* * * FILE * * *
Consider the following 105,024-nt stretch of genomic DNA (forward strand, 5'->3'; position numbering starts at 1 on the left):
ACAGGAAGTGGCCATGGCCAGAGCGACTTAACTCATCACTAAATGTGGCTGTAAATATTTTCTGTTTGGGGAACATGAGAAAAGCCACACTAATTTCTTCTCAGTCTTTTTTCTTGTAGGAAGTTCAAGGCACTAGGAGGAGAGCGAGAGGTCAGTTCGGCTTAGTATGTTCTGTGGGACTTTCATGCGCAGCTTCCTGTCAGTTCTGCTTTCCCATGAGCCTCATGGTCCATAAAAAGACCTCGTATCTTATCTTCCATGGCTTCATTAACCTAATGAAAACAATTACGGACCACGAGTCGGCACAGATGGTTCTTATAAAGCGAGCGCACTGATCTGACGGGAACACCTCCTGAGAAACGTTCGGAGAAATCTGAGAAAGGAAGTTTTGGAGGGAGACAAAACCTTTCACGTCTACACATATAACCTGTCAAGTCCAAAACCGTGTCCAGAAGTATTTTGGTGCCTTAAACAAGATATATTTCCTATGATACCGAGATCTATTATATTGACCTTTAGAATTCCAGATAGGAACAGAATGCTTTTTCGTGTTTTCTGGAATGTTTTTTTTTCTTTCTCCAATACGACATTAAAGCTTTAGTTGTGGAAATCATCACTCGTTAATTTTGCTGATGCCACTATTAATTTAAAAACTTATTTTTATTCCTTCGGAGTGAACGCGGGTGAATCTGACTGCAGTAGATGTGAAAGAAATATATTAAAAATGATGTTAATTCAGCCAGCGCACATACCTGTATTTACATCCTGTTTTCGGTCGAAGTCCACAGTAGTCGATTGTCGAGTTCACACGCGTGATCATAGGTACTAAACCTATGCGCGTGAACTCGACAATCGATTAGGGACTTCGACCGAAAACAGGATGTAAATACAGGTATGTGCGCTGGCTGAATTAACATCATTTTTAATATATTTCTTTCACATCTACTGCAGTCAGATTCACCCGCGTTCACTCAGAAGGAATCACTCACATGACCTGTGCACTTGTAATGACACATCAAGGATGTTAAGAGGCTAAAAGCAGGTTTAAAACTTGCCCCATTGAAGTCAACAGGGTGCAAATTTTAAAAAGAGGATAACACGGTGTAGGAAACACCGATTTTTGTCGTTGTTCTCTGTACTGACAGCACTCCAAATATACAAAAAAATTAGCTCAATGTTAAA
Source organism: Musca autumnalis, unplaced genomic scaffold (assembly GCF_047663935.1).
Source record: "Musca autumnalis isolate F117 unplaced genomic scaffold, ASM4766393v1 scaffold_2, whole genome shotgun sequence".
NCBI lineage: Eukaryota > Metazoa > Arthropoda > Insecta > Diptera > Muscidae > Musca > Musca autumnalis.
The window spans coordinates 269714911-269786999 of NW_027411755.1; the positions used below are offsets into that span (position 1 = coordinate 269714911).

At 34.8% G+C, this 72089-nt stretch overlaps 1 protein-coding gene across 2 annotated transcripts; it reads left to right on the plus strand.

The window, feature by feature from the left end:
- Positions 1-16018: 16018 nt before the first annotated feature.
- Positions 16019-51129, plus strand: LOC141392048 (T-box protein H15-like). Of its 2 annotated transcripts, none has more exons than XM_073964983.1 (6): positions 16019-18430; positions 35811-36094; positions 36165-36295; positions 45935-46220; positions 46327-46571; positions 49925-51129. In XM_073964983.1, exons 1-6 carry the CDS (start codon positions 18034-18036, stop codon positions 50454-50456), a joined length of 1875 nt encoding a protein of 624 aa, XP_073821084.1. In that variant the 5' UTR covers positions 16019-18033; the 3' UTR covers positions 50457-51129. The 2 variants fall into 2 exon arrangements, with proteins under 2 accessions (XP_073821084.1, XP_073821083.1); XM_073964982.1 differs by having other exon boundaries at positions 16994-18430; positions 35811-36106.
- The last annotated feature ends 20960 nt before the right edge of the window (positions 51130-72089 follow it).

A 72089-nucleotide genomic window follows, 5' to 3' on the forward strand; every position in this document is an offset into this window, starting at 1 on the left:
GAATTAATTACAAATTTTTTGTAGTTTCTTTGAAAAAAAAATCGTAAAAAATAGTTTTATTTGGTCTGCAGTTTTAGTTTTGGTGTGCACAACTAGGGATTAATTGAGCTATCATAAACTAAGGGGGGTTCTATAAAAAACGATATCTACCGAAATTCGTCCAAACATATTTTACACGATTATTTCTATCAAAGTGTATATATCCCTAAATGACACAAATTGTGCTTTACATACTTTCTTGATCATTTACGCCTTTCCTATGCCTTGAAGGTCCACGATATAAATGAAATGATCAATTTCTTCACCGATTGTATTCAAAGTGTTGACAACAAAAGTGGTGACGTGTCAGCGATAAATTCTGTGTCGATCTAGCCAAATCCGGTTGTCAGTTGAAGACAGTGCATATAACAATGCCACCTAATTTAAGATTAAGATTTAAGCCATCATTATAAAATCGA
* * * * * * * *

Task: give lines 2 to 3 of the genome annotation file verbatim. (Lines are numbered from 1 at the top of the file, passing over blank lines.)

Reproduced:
ACAGGAAGTGGCCATGGCCAGAGCGACTTAACTCATCACTAAATGTGGCTGTAAATATTTTCTGTTTGGGGAACATGAGAAAAGCCACACTAATTTCTTCTCAGTCTTTTTTCTTGTAGGAAGTTCAAGGCACTAGGAGGAGAGCGAGAGGTCAGTTCGGCTTAGTATGTTCTGTGGGACTTTCATGCGCAGCTTCCTGTCAGTTCTGCTTTCCCATGAGCCTCATGGTCCATAAAAAGACCTCGTATCTTATCTTCCATGGCTTCATTAACCTAATGAAAACAATTACGGACCACGAGTCGGCACAGATGGTTCTTATAAAGCGAGCGCACTGATCTGACGGGAACACCTCCTGAGAAACGTTCGGAGAAATCTGAGAAAGGAAGTTTTGGAGGGAGACAAAACCTTTCACGTCTACACATATAACCTGTCAAGTCCAAAACCGTGTCCAGAAGTATTTTGGTGCCTTAAACAAGATATATTTCCTATGATACCGAGATCTATTATATTGACCTTTAGAATTCCAGATAGGAACAGAATGCTTTTTCGTGTTTTCTGGAATGTTTTTTTTTCTTTCTCCAATACGACATTAAAGCTTTAGTTGTGGAAATCATCACTCGTTAATTTTGCTGATGCCACTATTAATTTAAAAACTTATTTTTATTCCTTCGGAGTGAACGCGGGTGAATCTGACTGCAGTAGATGTGAAAGAAATATATTAAAAATGATGTTAATTCAGCCAGCGCACATACCTGTATTTACATCCTGTTTTCGGTCGAAGTCCACAGTAGTCGATTGTCGAGTTCACACGCGTGATCATAGGTACTAAACCTATGCGCGTGAACTCGACAATCGATTAGGGACTTCGACCGAAAACAGGATGTAAATACAGGTATGTGCGCTGGCTGAATTAACATCATTTTTAATATATTTCTTTCACATCTACTGCAGTCAGATTCACCCGCGTTCACTCAGAAGGAATCACTCACATGACCTGTGCACTTGTAATGACACATCAAGGATGTTAAGAGGCTAAAAGCAGGTTTAAAACTTGCCCCATTGAAGTCAACAGGGTGCAAATTTTAAAAAGAGGATAACACGGTGTAGGAAACACCGATTTTTGTCGTTGTTCTCTGTACTGACAGCACTCCAAATATACAAAAAAATTAGCTCAATGTTAAA
Source organism: Musca autumnalis, unplaced genomic scaffold (assembly GCF_047663935.1).